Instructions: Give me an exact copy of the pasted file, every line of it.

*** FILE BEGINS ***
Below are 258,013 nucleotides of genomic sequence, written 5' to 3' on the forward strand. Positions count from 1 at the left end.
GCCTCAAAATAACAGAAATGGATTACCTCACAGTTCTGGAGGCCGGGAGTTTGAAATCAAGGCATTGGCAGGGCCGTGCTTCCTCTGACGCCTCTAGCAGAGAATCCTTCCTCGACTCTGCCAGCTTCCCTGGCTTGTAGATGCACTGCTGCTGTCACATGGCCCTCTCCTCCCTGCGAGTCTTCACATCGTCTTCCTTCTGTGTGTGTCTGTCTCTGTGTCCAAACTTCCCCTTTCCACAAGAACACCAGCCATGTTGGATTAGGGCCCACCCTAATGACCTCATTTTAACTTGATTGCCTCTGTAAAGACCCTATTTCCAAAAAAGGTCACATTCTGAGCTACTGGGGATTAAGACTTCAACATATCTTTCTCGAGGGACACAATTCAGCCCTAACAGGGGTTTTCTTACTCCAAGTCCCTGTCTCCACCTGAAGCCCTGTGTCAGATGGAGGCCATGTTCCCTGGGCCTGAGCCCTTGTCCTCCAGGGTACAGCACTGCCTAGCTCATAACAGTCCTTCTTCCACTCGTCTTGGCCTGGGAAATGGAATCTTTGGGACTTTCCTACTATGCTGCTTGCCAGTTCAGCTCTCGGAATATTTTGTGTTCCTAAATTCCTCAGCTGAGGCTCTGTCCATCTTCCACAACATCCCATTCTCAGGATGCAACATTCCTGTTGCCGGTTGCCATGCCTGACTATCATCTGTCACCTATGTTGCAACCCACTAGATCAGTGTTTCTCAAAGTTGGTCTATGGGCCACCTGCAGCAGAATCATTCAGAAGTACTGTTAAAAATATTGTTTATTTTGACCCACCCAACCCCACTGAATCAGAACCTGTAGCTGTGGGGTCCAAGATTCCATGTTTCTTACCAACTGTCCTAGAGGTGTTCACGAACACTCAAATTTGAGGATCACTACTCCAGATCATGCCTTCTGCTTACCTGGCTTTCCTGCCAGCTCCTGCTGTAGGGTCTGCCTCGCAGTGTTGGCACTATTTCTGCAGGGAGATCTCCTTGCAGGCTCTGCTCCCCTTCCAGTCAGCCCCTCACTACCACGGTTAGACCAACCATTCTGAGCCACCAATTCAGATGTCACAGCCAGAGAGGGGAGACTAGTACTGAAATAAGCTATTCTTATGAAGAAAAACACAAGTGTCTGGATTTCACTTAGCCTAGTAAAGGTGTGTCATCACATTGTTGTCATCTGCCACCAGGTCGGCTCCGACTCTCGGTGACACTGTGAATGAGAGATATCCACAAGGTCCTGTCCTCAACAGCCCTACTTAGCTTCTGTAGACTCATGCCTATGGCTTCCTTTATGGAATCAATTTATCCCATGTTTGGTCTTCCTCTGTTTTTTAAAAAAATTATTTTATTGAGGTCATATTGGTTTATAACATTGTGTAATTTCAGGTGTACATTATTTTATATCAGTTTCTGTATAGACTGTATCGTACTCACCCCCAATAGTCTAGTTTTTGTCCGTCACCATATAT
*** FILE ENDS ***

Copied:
Below are 258,013 nucleotides of genomic sequence, written 5' to 3' on the forward strand. Positions count from 1 at the left end.
GCCTCAAAATAACAGAAATGGATTACCTCACAGTTCTGGAGGCCGGGAGTTTGAAATCAAGGCATTGGCAGGGCCGTGCTTCCTCTGACGCCTCTAGCAGAGAATCCTTCCTCGACTCTGCCAGCTTCCCTGGCTTGTAGATGCACTGCTGCTGTCACATGGCCCTCTCCTCCCTGCGAGTCTTCACATCGTCTTCCTTCTGTGTGTGTCTGTCTCTGTGTCCAAACTTCCCCTTTCCACAAGAACACCAGCCATGTTGGATTAGGGCCCACCCTAATGACCTCATTTTAACTTGATTGCCTCTGTAAAGACCCTATTTCCAAAAAAGGTCACATTCTGAGCTACTGGGGATTAAGACTTCAACATATCTTTCTCGAGGGACACAATTCAGCCCTAACAGGGGTTTTCTTACTCCAAGTCCCTGTCTCCACCTGAAGCCCTGTGTCAGATGGAGGCCATGTTCCCTGGGCCTGAGCCCTTGTCCTCCAGGGTACAGCACTGCCTAGCTCATAACAGTCCTTCTTCCACTCGTCTTGGCCTGGGAAATGGAATCTTTGGGACTTTCCTACTATGCTGCTTGCCAGTTCAGCTCTCGGAATATTTTGTGTTCCTAAATTCCTCAGCTGAGGCTCTGTCCATCTTCCACAACATCCCATTCTCAGGATGCAACATTCCTGTTGCCGGTTGCCATGCCTGACTATCATCTGTCACCTATGTTGCAACCCACTAGATCAGTGTTTCTCAAAGTTGGTCTATGGGCCACCTGCAGCAGAATCATTCAGAAGTACTGTTAAAAATATTGTTTATTTTGACCCACCCAACCCCACTGAATCAGAACCTGTAGCTGTGGGGTCCAAGATTCCATGTTTCTTACCAACTGTCCTAGAGGTGTTCACGAACACTCAAATTTGAGGATCACTACTCCAGATCATGCCTTCTGCTTACCTGGCTTTCCTGCCAGCTCCTGCTGTAGGGTCTGCCTCGCAGTGTTGGCACTATTTCTGCAGGGAGATCTCCTTGCAGGCTCTGCTCCCCTTCCAGTCAGCCCCTCACTACCACGGTTAGACCAACCATTCTGAGCCACCAATTCAGATGTCACAGCCAGAGAGGGGAGACTAGTACTGAAATAAGCTATTCTTATGAAGAAAAACACAAGTGTCTGGATTTCACTTAGCCTAGTAAAGGTGTGTCATCACATTGTTGTCATCTGCCACCAGGTCGGCTCCGACTCTCGGTGACACTGTGAATGAGAGATATCCACAAGGTCCTGTCCTCAACAGCCCTACTTAGCTTCTGTAGACTCATGCCTATGGCTTCCTTTATGGAATCAATTTATCCCATGTTTGGTCTTCCTCTGTTTTTTAAAAAAATTATTTTATTGAGGTCATATTGGTTTATAACATTGTGTAATTTCAGGTGTACATTATTTTATATCAGTTTCTGTATAGACTGTATCGTACTCACCCCCAATAGTCTAGTTTTTGTCCGTCACCATATAT